Medical marijuana still a divisive topic

Cannabis, pot, dope, grass, weed and Mary Jane — marijuana goes by many names.

Its use has been a contentious debate in the United States ever since its illegalization in 1937, and its use has been an issue on college campuses nationwide for decades. But at new institutions springing up in states that have since legalized the use of medical marijuana, such as Med Grow Cannabis College in Michigan, marijuana is everything.

Nick Tennant, president and founder of Med Grow, said the college has offered six-week, one-week, and online courses for Michigan and out-of state residents since 2008. These include a variety of beginner and advanced courses for tuition ranging from $399 for online courses to $595 for the condensed one-week program.

“Every instructor that is employed by our institutions are experts in their field,” Tennant said. “We also offer a myriad of outside resources such as access to attorneys, positive patient referral networks, consultation services, document filing services, and certification services.”

According to Wisconsin Senate Journals and Wisconsin State Council on Alcohol and other drug abuse documents, the state could have given approval for medical use and licensing “compassion centers”  similar to those Med Grow graduates operate. The “Senate Assembly Bill 554,” a.k.a. the “Jackie Rickert Medical Marijuana Act,” which was introduced in November 2009 and killed in April 2010, allowed these centers.

Med Grow provides certificates to “caregivers,” which state laws identify as “persons legally allowed to grow and administer the drug.” The certificates are currently unregulated, but offer credibility when looking for patients, said Tennant.

The amount of patients for each caregiver and minimum age of caregivers varies from state to state. The ages are 18 and 21 in Michigan, with respective qualifications.

Marquette students seem split on whether national or more widespread medical legalization of the drug would be both beneficial and harmful.

“For medicinal purposes, I think marijuana has valid use, and we shouldn’t deprive physicians of an effective treatment,” said Dan Balk, a freshman in the College of Arts & Sciences.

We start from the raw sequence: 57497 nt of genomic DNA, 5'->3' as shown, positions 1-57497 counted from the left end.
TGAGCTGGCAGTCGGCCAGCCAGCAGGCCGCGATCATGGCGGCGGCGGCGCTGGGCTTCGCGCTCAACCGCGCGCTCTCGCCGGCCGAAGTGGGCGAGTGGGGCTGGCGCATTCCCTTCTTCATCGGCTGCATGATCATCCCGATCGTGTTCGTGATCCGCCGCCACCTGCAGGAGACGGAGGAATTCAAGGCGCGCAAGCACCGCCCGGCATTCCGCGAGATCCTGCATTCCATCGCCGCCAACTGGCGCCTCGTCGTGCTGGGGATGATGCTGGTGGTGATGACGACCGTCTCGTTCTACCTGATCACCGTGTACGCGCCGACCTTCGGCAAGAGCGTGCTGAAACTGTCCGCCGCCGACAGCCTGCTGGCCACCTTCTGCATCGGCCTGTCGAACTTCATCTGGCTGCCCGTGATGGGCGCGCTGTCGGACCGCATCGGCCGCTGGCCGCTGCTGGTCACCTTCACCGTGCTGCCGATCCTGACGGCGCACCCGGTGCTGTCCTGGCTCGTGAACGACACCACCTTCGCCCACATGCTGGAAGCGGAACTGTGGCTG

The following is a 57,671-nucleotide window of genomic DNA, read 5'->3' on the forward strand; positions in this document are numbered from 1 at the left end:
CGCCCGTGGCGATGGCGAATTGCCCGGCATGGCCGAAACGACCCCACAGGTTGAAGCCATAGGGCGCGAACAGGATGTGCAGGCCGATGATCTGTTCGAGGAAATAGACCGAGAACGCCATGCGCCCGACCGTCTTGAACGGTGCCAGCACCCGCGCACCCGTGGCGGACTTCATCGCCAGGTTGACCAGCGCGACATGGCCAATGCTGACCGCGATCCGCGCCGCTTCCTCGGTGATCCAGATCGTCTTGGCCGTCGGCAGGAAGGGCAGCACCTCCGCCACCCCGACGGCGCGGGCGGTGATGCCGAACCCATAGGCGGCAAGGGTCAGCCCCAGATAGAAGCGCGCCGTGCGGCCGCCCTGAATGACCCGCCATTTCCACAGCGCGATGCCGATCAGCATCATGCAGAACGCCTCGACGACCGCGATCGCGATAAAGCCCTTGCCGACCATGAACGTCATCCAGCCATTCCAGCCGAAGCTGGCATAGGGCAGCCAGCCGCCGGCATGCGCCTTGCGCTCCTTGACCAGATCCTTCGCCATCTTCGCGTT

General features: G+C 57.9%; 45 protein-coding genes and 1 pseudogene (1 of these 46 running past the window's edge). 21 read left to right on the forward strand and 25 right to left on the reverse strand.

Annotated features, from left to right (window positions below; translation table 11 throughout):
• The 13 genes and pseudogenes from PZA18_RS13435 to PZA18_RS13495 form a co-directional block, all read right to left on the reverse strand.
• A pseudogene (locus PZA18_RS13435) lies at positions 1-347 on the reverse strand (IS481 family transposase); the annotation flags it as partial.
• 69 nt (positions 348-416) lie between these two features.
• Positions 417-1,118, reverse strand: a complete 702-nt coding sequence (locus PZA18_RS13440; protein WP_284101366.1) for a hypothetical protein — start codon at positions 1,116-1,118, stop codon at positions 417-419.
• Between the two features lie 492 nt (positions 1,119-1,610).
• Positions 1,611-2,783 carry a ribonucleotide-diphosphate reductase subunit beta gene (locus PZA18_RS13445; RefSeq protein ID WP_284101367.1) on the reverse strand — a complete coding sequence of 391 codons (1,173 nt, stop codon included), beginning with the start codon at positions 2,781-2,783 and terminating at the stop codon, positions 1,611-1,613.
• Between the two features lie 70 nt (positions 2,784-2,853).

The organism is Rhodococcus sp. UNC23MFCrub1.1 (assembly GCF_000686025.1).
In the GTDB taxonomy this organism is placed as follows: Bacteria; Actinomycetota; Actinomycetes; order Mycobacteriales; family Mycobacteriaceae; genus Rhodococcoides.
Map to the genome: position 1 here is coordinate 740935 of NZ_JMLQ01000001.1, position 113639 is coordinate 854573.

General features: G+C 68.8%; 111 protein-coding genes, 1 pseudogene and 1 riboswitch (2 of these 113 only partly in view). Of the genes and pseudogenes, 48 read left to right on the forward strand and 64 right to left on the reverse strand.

Madeline Wegner, a freshman in the College of Arts & Sciences and certified EMT, said she is against the legalization of marijuana for any purposes. She doesn’t see any significant medical benefits, and believes prescriptions would be abused.

According to the National Organization for the Reform of Marijuana Laws’ website, patients are protected when growing and consuming cannabis if diagnosed with conditions such as arthritis, cancer, chronic pain, HIV or AIDS, epilepsy, glaucoma, nausea, chronic nervous system disorders or post-traumatic stress disorder.

“We’ve gone so long without using it in the medical market, it seems unnecessary to start now,” Wegner said. “There’s enough drugs currently legal in the market that are used as treatment for the same conditions, and how dopamine (a natural chemical affected by antipsychotics like cannabis) alters the brain can be fatal, so if it were legalized, schools (like Med Grow) would have to be very regulated.”

Tennant stressed that, in addition to medical benefits, their college offered students a business opportunity.

“I think that if you’re considering a career path getting out of college or while in college, you may want to consider medical marijuana,” Tennant said. “It’s the most viable, recession-proof industry today. There’s an opportunity to make a nice living while being compassionate and helping people that are in need.”